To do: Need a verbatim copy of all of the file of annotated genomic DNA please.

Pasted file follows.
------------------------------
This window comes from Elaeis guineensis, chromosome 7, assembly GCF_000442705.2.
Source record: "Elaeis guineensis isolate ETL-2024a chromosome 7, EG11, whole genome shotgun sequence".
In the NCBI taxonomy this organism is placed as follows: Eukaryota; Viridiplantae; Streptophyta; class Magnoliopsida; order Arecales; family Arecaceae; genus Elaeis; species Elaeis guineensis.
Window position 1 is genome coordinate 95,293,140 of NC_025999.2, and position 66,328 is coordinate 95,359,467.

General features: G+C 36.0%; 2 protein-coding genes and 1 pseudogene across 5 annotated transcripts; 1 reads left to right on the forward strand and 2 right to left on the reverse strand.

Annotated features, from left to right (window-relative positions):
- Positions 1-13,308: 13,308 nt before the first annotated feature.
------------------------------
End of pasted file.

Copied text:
This window comes from Elaeis guineensis, chromosome 7, assembly GCF_000442705.2.
Source record: "Elaeis guineensis isolate ETL-2024a chromosome 7, EG11, whole genome shotgun sequence".
In the NCBI taxonomy this organism is placed as follows: Eukaryota; Viridiplantae; Streptophyta; class Magnoliopsida; order Arecales; family Arecaceae; genus Elaeis; species Elaeis guineensis.
Window position 1 is genome coordinate 95,293,140 of NC_025999.2, and position 66,328 is coordinate 95,359,467.

General features: G+C 36.0%; 2 protein-coding genes and 1 pseudogene across 5 annotated transcripts; 1 reads left to right on the forward strand and 2 right to left on the reverse strand.

Annotated features, from left to right (window-relative positions):
- Positions 1-13,308: 13,308 nt before the first annotated feature.